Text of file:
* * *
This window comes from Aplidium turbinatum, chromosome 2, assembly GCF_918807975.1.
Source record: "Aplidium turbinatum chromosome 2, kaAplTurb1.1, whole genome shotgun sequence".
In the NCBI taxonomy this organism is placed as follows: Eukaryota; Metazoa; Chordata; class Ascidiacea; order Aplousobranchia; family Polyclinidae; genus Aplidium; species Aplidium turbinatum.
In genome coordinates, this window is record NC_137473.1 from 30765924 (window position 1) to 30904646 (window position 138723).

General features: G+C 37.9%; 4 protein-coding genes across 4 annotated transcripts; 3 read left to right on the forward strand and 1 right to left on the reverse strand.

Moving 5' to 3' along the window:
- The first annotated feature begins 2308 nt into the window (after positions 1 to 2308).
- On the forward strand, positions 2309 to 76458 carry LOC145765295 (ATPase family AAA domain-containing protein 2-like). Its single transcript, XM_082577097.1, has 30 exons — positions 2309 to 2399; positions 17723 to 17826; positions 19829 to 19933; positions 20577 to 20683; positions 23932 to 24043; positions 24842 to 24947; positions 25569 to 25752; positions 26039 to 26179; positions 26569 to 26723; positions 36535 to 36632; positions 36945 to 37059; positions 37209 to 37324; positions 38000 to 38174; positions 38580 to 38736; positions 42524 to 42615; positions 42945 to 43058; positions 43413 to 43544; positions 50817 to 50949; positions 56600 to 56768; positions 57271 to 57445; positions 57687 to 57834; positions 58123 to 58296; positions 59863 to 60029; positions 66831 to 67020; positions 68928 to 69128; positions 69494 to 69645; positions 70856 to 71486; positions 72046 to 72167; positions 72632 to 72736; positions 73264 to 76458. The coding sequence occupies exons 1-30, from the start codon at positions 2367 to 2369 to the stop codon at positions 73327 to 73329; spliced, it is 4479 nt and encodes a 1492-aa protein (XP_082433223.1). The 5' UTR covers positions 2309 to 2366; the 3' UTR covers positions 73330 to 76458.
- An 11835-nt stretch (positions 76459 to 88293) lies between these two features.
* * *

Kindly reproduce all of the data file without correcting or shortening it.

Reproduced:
This window comes from Aplidium turbinatum, chromosome 2, assembly GCF_918807975.1.
Source record: "Aplidium turbinatum chromosome 2, kaAplTurb1.1, whole genome shotgun sequence".
In the NCBI taxonomy this organism is placed as follows: Eukaryota; Metazoa; Chordata; class Ascidiacea; order Aplousobranchia; family Polyclinidae; genus Aplidium; species Aplidium turbinatum.
In genome coordinates, this window is record NC_137473.1 from 30765924 (window position 1) to 30904646 (window position 138723).

General features: G+C 37.9%; 4 protein-coding genes across 4 annotated transcripts; 3 read left to right on the forward strand and 1 right to left on the reverse strand.

Moving 5' to 3' along the window:
- The first annotated feature begins 2308 nt into the window (after positions 1 to 2308).
- On the forward strand, positions 2309 to 76458 carry LOC145765295 (ATPase family AAA domain-containing protein 2-like). Its single transcript, XM_082577097.1, has 30 exons — positions 2309 to 2399; positions 17723 to 17826; positions 19829 to 19933; positions 20577 to 20683; positions 23932 to 24043; positions 24842 to 24947; positions 25569 to 25752; positions 26039 to 26179; positions 26569 to 26723; positions 36535 to 36632; positions 36945 to 37059; positions 37209 to 37324; positions 38000 to 38174; positions 38580 to 38736; positions 42524 to 42615; positions 42945 to 43058; positions 43413 to 43544; positions 50817 to 50949; positions 56600 to 56768; positions 57271 to 57445; positions 57687 to 57834; positions 58123 to 58296; positions 59863 to 60029; positions 66831 to 67020; positions 68928 to 69128; positions 69494 to 69645; positions 70856 to 71486; positions 72046 to 72167; positions 72632 to 72736; positions 73264 to 76458. The coding sequence occupies exons 1-30, from the start codon at positions 2367 to 2369 to the stop codon at positions 73327 to 73329; spliced, it is 4479 nt and encodes a 1492-aa protein (XP_082433223.1). The 5' UTR covers positions 2309 to 2366; the 3' UTR covers positions 73330 to 76458.
- An 11835-nt stretch (positions 76459 to 88293) lies between these two features.